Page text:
User Centered Design (UCD)

A User Centered Design process (UCD) is an important part of any strategy to develop innovative, usable, compelling, and ultimately successful products. UCD is an iterative process of enhancement, refinement, and simplification. Usable products are easy to use, engaging, efficient, effective, and satisfying.


User centered design requires planning and thorough knowledge about the customer, intended users, goals, tasks, and the context of use. The best way to obtain this knowledge is through direct user contact via interviews, surveys, observations, task analysis and usability testing.

“Involving users throughout the project is a critical software project survival skill… In 1994, the Standish Group conducted a review of 8,000 software projects. Their review concluded that end-user involvement was the most significant project success factor. Among failed projects, lack of user input was the most significant failure factor.” Steve McConnell. (1998) Software Project Survival Guide.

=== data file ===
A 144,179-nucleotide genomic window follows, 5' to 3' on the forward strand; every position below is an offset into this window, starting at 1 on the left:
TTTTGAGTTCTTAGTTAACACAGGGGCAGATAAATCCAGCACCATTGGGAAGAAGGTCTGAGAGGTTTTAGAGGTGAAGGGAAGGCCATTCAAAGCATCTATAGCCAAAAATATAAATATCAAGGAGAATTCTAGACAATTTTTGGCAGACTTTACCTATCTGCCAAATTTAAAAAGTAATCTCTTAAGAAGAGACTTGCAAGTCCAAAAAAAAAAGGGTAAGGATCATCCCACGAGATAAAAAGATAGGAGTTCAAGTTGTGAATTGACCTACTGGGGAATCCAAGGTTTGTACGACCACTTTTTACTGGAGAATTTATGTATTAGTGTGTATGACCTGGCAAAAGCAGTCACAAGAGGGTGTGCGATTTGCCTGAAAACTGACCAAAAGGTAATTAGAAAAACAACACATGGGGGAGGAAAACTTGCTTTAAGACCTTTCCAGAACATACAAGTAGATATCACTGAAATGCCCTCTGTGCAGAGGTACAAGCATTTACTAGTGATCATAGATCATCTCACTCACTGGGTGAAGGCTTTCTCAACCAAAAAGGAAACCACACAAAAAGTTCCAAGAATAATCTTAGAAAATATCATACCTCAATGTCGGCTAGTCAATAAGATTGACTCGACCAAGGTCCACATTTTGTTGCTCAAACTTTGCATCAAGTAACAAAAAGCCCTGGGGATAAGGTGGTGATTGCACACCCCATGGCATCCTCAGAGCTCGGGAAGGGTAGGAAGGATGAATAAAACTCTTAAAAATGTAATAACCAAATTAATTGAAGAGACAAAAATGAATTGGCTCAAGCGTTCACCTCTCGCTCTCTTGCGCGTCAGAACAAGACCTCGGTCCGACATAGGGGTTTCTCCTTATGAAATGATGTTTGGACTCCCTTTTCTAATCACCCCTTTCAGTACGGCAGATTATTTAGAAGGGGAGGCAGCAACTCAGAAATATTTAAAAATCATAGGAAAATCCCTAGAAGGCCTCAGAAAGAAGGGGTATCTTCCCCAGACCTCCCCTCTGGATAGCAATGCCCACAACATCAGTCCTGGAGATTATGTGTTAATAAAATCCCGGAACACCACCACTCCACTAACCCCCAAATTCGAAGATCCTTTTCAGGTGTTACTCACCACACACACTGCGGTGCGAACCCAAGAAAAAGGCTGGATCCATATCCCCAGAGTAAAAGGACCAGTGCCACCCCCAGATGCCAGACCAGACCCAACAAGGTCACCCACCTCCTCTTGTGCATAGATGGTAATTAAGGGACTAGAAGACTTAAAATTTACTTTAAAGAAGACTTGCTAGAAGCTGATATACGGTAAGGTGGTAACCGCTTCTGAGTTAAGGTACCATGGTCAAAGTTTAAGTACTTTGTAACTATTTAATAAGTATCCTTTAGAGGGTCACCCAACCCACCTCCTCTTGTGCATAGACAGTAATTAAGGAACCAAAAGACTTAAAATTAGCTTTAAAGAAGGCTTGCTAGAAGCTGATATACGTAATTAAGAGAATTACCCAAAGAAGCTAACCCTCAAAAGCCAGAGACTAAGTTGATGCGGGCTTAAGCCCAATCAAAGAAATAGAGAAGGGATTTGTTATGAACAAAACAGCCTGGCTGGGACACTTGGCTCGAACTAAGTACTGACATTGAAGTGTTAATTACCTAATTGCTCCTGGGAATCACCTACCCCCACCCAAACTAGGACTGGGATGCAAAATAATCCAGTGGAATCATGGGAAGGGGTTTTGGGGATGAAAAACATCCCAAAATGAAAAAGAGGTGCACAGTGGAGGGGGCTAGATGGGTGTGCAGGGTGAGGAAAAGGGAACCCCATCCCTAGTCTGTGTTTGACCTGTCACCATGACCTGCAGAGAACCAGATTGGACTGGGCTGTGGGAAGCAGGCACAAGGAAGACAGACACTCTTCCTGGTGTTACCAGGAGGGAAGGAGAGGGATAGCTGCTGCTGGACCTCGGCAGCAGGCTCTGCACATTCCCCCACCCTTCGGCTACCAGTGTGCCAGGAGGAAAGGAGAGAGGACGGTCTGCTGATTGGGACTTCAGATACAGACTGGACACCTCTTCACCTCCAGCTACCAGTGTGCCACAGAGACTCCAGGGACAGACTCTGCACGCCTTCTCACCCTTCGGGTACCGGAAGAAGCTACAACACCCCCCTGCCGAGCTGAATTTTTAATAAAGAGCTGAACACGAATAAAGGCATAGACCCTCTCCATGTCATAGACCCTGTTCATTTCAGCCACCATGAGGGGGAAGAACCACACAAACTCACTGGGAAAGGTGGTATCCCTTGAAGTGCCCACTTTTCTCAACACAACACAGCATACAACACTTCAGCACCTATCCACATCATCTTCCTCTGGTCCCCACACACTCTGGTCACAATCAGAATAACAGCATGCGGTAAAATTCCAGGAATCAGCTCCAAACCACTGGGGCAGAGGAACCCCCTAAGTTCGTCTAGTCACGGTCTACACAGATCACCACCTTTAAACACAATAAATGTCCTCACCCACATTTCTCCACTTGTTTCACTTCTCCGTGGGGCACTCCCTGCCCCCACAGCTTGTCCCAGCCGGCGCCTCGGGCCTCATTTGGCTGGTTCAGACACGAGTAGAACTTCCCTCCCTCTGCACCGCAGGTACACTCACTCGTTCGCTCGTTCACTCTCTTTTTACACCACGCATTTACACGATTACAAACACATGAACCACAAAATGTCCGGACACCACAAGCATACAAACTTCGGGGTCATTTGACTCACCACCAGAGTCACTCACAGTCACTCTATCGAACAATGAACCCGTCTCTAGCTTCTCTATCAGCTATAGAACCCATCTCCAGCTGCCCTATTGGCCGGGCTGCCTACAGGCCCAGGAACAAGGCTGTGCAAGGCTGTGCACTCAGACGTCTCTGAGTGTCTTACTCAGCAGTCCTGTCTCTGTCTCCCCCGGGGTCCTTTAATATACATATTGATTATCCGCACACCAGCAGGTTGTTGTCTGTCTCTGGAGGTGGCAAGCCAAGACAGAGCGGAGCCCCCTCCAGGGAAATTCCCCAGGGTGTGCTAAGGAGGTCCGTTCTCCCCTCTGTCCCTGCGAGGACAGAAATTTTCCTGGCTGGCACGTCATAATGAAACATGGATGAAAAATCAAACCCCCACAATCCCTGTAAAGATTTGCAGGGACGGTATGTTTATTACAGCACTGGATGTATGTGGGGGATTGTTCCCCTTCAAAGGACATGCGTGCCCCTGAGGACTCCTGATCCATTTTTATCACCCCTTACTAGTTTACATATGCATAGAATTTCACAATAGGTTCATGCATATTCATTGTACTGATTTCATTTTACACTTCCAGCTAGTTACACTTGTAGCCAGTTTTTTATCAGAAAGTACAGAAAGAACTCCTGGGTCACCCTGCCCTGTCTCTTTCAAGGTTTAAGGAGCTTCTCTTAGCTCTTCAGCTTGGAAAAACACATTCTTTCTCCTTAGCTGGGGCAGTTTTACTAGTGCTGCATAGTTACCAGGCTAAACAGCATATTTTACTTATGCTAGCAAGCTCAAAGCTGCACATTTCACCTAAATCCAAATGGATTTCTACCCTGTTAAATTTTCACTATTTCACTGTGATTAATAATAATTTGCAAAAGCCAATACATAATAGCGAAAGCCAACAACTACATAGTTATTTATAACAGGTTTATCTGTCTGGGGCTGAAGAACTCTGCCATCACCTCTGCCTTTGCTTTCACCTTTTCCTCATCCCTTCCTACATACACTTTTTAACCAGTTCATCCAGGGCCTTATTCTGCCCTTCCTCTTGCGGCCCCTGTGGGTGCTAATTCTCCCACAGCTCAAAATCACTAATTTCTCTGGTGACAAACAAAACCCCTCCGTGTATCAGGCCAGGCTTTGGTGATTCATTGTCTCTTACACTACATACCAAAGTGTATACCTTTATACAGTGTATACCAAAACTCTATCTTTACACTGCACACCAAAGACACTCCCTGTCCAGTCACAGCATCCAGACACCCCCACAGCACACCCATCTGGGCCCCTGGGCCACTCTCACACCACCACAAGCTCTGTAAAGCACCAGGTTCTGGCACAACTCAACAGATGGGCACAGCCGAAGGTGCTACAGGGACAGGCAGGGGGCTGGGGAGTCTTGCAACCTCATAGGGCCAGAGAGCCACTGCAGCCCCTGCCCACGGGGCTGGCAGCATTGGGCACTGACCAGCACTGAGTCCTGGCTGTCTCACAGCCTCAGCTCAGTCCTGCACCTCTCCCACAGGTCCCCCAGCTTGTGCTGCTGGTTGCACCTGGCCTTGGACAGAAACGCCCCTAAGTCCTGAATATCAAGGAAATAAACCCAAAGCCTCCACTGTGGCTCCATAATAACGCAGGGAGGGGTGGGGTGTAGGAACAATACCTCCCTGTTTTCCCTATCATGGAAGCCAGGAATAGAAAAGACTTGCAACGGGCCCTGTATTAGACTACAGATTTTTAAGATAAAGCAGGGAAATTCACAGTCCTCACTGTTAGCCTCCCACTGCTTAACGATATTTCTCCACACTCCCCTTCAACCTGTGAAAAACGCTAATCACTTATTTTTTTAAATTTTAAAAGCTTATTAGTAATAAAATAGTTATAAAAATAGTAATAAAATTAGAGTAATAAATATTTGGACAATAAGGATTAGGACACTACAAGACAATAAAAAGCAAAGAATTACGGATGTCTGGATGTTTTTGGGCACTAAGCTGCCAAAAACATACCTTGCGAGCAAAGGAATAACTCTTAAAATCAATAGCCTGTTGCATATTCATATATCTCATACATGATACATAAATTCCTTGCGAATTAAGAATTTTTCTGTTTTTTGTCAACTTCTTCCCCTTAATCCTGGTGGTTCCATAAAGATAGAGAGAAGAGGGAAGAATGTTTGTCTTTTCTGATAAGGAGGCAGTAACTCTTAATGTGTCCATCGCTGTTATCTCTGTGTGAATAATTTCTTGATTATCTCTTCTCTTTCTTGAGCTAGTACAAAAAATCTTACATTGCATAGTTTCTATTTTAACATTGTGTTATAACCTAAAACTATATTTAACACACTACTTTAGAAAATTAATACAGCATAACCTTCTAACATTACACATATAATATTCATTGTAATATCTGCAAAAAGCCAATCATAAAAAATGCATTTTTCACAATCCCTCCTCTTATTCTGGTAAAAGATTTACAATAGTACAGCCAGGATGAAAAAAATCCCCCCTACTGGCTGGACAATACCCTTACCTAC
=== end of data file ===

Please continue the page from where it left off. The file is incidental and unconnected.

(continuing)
The 4 key characteristics of the UCD process are:
– Early and continued focus on users and the users’ goals and tasks.
– Appropriate allocation of function between user and system.
– Early and frequent usability testing and evaluation.
– Iterative design process.

To maximize the benefits of UCD, it must be incorporated early and in all phases of the software development cycle (not just the user interface design or testing). Early incorporation is important, as it is easier and cheaper to make changes early in the software development cycle.